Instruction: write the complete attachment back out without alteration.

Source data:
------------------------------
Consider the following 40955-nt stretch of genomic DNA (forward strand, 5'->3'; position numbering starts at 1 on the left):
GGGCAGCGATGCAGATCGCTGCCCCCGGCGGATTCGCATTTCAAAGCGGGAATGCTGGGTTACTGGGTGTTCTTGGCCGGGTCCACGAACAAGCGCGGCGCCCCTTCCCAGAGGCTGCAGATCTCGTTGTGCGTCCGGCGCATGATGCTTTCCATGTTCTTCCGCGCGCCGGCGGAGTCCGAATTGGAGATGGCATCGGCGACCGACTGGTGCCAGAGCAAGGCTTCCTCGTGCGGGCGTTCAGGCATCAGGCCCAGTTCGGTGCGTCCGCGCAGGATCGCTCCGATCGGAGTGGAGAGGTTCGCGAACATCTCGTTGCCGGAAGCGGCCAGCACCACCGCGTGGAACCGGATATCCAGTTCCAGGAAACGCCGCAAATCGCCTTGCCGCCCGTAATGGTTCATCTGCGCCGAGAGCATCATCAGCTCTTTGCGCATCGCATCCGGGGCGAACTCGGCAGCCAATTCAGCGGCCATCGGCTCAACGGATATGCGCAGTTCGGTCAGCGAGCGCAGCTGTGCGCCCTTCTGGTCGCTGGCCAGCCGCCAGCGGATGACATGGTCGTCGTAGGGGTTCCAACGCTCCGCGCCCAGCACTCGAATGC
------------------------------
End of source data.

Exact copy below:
Consider the following 40955-nt stretch of genomic DNA (forward strand, 5'->3'; position numbering starts at 1 on the left):
GGGCAGCGATGCAGATCGCTGCCCCCGGCGGATTCGCATTTCAAAGCGGGAATGCTGGGTTACTGGGTGTTCTTGGCCGGGTCCACGAACAAGCGCGGCGCCCCTTCCCAGAGGCTGCAGATCTCGTTGTGCGTCCGGCGCATGATGCTTTCCATGTTCTTCCGCGCGCCGGCGGAGTCCGAATTGGAGATGGCATCGGCGACCGACTGGTGCCAGAGCAAGGCTTCCTCGTGCGGGCGTTCAGGCATCAGGCCCAGTTCGGTGCGTCCGCGCAGGATCGCTCCGATCGGAGTGGAGAGGTTCGCGAACATCTCGTTGCCGGAAGCGGCCAGCACCACCGCGTGGAACCGGATATCCAGTTCCAGGAAACGCCGCAAATCGCCTTGCCGCCCGTAATGGTTCATCTGCGCCGAGAGCATCATCAGCTCTTTGCGCATCGCATCCGGGGCGAACTCGGCAGCCAATTCAGCGGCCATCGGCTCAACGGATATGCGCAGTTCGGTCAGCGAGCGCAGCTGTGCGCCCTTCTGGTCGCTGGCCAGCCGCCAGCGGATGACATGGTCGTCGTAGGGGTTCCAACGCTCCGCGCCCAGCACTCGAATGC